Straighten Up Canada! The Importance of Good Posture for Spine Health

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Do you remember being nagged as a child to sit up straight at school or the dinner table? Do you still find yourself slouching at your computer or bending your head forward for long periods while using electronic devices? Canada’s chiropractors want you to Straighten Up! Good posture helps to prevent backache and muscular pain, allows your body to use less energy for daily tasks, helps to decrease wear on joints and prevent arthritis, and increases the flexibility and stress tolerance of your spine. Good posture also makes you look and feel great.

What are some examples of poor posture?

Hollow-backHollow back occurs when the natural curve of your lower back is increased, also called hyperlordosis. When your lower back is arched, it causes your ribcage to protrude and forces your pelvis out of the neutral position, causing your tailbone to point backwards. When these bones are out of alignment, it weakens your abdominal muscles, your hip flexors and your hamstrings. All this together may lead to uneven distribution of pressure on the vertebral discs.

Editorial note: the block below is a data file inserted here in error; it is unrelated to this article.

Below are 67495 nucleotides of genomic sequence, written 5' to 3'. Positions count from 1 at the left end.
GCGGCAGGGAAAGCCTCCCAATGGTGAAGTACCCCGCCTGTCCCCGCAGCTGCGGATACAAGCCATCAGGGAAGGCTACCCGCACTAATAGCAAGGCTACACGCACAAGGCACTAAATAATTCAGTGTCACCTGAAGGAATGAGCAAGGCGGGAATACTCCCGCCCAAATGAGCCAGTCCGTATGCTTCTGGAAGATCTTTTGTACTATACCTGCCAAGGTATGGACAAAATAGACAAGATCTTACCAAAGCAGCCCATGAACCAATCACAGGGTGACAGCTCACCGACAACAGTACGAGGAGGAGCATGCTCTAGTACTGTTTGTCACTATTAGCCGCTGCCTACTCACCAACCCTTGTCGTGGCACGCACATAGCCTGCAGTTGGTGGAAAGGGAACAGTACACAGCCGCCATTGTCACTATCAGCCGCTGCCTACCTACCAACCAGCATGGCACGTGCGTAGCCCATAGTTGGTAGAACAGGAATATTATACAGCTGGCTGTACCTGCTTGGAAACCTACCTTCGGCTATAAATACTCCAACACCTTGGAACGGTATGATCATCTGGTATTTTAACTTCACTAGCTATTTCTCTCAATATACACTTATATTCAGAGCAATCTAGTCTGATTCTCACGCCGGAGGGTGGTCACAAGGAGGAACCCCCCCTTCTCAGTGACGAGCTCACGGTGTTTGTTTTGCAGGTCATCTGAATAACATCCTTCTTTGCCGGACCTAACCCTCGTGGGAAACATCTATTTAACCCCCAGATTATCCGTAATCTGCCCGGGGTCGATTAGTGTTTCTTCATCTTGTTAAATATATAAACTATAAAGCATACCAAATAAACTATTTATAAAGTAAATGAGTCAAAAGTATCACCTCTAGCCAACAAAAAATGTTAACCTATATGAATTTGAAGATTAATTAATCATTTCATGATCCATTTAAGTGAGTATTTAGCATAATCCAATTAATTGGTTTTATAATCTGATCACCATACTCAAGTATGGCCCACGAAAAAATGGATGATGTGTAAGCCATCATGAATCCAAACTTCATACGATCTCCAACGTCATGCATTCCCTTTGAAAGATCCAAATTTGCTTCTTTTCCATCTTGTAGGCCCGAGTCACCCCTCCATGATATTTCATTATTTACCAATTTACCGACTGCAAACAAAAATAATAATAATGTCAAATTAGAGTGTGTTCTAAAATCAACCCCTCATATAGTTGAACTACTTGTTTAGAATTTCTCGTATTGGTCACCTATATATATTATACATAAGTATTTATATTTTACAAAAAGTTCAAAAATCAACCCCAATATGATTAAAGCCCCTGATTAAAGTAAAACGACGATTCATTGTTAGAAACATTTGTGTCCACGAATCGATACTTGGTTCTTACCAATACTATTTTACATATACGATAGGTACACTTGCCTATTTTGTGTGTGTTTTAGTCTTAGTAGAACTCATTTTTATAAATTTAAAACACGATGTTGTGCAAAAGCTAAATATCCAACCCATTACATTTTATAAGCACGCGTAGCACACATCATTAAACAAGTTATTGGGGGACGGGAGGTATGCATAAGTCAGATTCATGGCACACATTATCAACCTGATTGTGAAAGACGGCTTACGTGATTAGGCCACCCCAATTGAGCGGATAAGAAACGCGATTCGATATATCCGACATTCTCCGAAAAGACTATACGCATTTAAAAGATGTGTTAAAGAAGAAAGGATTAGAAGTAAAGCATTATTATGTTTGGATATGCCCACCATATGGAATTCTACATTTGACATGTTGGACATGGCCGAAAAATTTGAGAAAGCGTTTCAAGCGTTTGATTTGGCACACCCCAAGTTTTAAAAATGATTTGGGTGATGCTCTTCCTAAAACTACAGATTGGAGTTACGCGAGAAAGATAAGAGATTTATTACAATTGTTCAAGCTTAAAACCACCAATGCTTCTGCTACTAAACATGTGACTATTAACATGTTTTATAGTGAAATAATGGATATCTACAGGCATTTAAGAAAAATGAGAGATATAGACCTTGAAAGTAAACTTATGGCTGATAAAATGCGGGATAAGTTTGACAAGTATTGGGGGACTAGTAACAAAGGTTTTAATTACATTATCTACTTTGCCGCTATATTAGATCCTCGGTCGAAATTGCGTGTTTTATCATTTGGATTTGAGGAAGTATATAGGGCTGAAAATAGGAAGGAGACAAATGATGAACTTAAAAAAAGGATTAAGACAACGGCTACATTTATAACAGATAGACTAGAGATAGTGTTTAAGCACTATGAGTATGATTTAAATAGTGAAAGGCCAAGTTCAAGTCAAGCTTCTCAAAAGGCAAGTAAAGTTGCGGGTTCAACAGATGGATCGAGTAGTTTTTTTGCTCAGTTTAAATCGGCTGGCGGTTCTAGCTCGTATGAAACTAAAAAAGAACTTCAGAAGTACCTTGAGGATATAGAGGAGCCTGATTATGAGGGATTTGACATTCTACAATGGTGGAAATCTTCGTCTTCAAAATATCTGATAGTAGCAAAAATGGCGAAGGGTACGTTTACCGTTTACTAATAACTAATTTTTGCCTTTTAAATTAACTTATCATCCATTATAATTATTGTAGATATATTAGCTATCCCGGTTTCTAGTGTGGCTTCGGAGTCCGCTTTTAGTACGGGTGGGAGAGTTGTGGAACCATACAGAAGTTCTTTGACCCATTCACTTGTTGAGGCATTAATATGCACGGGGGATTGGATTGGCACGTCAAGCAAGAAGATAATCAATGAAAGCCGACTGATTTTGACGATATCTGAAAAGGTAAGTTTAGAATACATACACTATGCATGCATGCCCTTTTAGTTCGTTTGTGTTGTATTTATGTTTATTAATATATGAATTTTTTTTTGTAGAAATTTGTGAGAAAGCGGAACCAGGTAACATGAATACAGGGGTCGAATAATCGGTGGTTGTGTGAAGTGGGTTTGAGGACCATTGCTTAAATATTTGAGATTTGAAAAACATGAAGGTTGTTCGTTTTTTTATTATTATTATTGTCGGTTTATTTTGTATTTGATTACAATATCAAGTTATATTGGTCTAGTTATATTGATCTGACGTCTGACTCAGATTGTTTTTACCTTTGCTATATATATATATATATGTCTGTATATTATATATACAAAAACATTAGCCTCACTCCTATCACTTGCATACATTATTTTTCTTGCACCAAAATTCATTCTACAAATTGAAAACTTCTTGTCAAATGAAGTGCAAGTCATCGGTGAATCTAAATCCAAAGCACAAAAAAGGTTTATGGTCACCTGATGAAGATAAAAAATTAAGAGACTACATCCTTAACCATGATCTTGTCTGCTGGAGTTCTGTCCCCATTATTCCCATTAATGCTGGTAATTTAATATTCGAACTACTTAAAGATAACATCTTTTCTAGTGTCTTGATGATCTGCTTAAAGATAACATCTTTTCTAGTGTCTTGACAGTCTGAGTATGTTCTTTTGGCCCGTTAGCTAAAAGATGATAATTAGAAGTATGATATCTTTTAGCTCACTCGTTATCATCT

Hollow back can lead to low back pain, deconditioned and weak muscles in the back and abdomen, and other musculoskeletal conditions, such as knee pain.

at-attentionPerhaps you are very aware of your posture and work hard to stand straight and tall. Be careful! Good posture shouldn’t be hard work. If you are standing “at attention” all the time (hypokyphosis), your head may protrude and your shoulder blades may tend to be forward and tilted. As well, this posture increases the natural curve of your lower back, pushes your hips forward, and probably causes you to stand with your knees “locked” or slightly hyperextended. This will weaken your abdominals and hamstrings and shorten your hip flexors, causing them to feel tight.

Hypokyphosis can result in low back pain, thoracic (mid-back) pain and possibly hip and knee pain.